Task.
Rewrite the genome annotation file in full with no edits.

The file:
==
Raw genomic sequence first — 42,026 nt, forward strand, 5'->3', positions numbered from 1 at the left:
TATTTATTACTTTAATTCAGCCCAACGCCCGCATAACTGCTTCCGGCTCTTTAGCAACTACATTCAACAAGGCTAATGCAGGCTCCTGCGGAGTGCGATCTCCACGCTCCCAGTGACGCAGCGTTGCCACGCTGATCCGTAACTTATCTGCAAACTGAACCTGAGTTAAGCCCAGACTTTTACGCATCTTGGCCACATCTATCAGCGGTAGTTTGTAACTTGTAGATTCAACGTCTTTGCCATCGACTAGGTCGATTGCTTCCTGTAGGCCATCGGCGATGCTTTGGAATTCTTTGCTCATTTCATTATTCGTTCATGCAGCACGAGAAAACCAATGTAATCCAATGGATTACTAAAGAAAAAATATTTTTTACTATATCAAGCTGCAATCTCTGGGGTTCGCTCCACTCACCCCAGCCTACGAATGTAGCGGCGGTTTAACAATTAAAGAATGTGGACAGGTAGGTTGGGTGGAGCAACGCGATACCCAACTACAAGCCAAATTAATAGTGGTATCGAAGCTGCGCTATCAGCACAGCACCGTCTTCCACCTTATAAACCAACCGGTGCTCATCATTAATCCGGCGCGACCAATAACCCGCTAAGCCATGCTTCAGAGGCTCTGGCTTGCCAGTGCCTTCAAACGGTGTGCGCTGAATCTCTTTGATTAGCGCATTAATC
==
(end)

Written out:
Raw genomic sequence first — 42,026 nt, forward strand, 5'->3', positions numbered from 1 at the left:
TATTTATTACTTTAATTCAGCCCAACGCCCGCATAACTGCTTCCGGCTCTTTAGCAACTACATTCAACAAGGCTAATGCAGGCTCCTGCGGAGTGCGATCTCCACGCTCCCAGTGACGCAGCGTTGCCACGCTGATCCGTAACTTATCTGCAAACTGAACCTGAGTTAAGCCCAGACTTTTACGCATCTTGGCCACATCTATCAGCGGTAGTTTGTAACTTGTAGATTCAACGTCTTTGCCATCGACTAGGTCGATTGCTTCCTGTAGGCCATCGGCGATGCTTTGGAATTCTTTGCTCATTTCATTATTCGTTCATGCAGCACGAGAAAACCAATGTAATCCAATGGATTACTAAAGAAAAAATATTTTTTACTATATCAAGCTGCAATCTCTGGGGTTCGCTCCACTCACCCCAGCCTACGAATGTAGCGGCGGTTTAACAATTAAAGAATGTGGACAGGTAGGTTGGGTGGAGCAACGCGATACCCAACTACAAGCCAAATTAATAGTGGTATCGAAGCTGCGCTATCAGCACAGCACCGTCTTCCACCTTATAAACCAACCGGTGCTCATCATTAATCCGGCGCGACCAATAACCCGCTAAGCCATGCTTCAGAGGCTCTGGCTTGCCAGTGCCTTCAAACGGTGTGCGCTGAATCTCTTTGATTAGCGCATTAATC